The rest of this argument tends to have the tendency of sounding like how you would argue on Team Negative as well in “This House Would Ban Special Needs School”.
So, anyway, you Team Negatives decide to run the argument covering the difference between public and private schools, even though we have discouraged you from doing so. What to bring now?
First, establish the span of control governments have over education institutions. They have absolute and complete control over public schools, yes, but not so much over private schools. Sure enough, governments may issue bills and policy regarding the rough guidelines over the things schools in general shouldn’t do, but this could only cover the “big” ones. Smaller schools, especially when we are talking about “home” schools sort of stuffs, are generally exempted, especially when they would not fall under the classification of being a school. That’s one for you, span of government control. Second, there is always this body autonomy. This challenge of being free to exercise the way they would like to conduct their own business activities (schools are still a form of business, and when governments dictate the way how business should operate, they become autocratic dictators) is very likely to come up from private schools. Finally, analyze how the movement of pregnant students from private schools to public schools is likely to happen under this scenario. Explore some harms, provide some examples, then link back. That’s all.
- Let’s suppose that this pregnancy is a form of “illness” instead?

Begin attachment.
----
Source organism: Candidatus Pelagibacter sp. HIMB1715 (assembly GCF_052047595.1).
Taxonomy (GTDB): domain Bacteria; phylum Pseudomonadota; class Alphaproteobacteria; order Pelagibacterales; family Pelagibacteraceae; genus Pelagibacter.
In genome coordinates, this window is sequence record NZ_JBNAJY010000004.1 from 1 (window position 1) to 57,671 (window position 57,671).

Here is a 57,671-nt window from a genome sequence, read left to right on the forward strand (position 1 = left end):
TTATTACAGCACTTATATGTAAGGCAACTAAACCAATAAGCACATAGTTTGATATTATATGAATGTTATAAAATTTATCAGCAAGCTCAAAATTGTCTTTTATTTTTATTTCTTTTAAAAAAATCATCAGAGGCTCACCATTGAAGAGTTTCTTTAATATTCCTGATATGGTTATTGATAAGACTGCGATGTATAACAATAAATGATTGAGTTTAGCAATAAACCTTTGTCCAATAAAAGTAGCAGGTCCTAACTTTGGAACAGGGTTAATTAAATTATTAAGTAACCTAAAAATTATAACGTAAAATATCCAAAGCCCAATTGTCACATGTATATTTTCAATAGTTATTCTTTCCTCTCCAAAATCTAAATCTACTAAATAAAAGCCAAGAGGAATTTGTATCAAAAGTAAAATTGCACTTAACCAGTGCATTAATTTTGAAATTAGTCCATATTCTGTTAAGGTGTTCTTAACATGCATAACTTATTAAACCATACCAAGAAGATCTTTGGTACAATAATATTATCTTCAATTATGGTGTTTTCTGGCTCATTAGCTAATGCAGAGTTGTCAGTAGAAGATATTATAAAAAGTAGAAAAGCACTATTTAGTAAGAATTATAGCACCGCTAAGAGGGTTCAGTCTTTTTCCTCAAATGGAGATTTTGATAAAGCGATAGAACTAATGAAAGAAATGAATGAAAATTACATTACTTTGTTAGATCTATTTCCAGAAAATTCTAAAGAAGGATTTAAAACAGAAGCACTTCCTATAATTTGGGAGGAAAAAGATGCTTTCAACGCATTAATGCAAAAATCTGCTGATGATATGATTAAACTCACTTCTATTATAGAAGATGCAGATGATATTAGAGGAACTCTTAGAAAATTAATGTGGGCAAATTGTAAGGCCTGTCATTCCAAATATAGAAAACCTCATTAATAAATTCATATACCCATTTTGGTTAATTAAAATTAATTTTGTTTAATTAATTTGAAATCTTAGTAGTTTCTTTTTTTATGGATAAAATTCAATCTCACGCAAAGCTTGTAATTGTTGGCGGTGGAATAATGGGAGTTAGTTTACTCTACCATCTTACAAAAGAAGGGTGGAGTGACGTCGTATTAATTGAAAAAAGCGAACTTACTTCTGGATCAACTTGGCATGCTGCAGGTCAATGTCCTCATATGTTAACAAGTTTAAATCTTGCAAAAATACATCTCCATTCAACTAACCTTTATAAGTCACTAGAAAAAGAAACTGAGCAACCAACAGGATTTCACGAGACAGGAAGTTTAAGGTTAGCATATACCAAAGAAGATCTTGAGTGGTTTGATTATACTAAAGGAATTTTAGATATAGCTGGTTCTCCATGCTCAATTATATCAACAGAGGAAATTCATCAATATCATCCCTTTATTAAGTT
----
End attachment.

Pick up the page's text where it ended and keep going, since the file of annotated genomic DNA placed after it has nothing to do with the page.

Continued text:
But.. not in a negative way. Political correctness, guys. Political correctness. Always remember, political correctness.
This is going to be a little bit difficult for Team Negative to justify. The reason is because so far justifications of banning someone from entering a public sphere on grounds of disease is only when the disease is contagious. And, even so, diseases like AIDS, although contagious, still doesn’t restrict a person from entering a social setting in a public place. Because political correctness. Sigh. But, then again, yes, because AIDS only spreads through sexual intercourse, not by normal physical contact that happens in social settings.
But, rejoice! Because that justification only applies when you concern yourselves with the majority. The “healthy” ones, so to speak. You are trying to concern yourselves with the minority this time. The “sick” one.
So, your belief is restricting a sick person from venturing around randomly outside her house, because she is far better off staying at home and tending towards her wounds. That statement sounds easier to defend now, we hope.
The rest should be pretty obvious by this point: talk about the different necessities your average woman needs versus the extra necessities pregnant women will require. Talk about the difference in the amount of nutrition absorption, then about the stress (of course stress level will vary when in school and when at home), then about the mental burdens (schools have exams, tests, quizzes, etc.) and still there are plenty of others.
Provide examples, and don’t forget to link back. Good luck.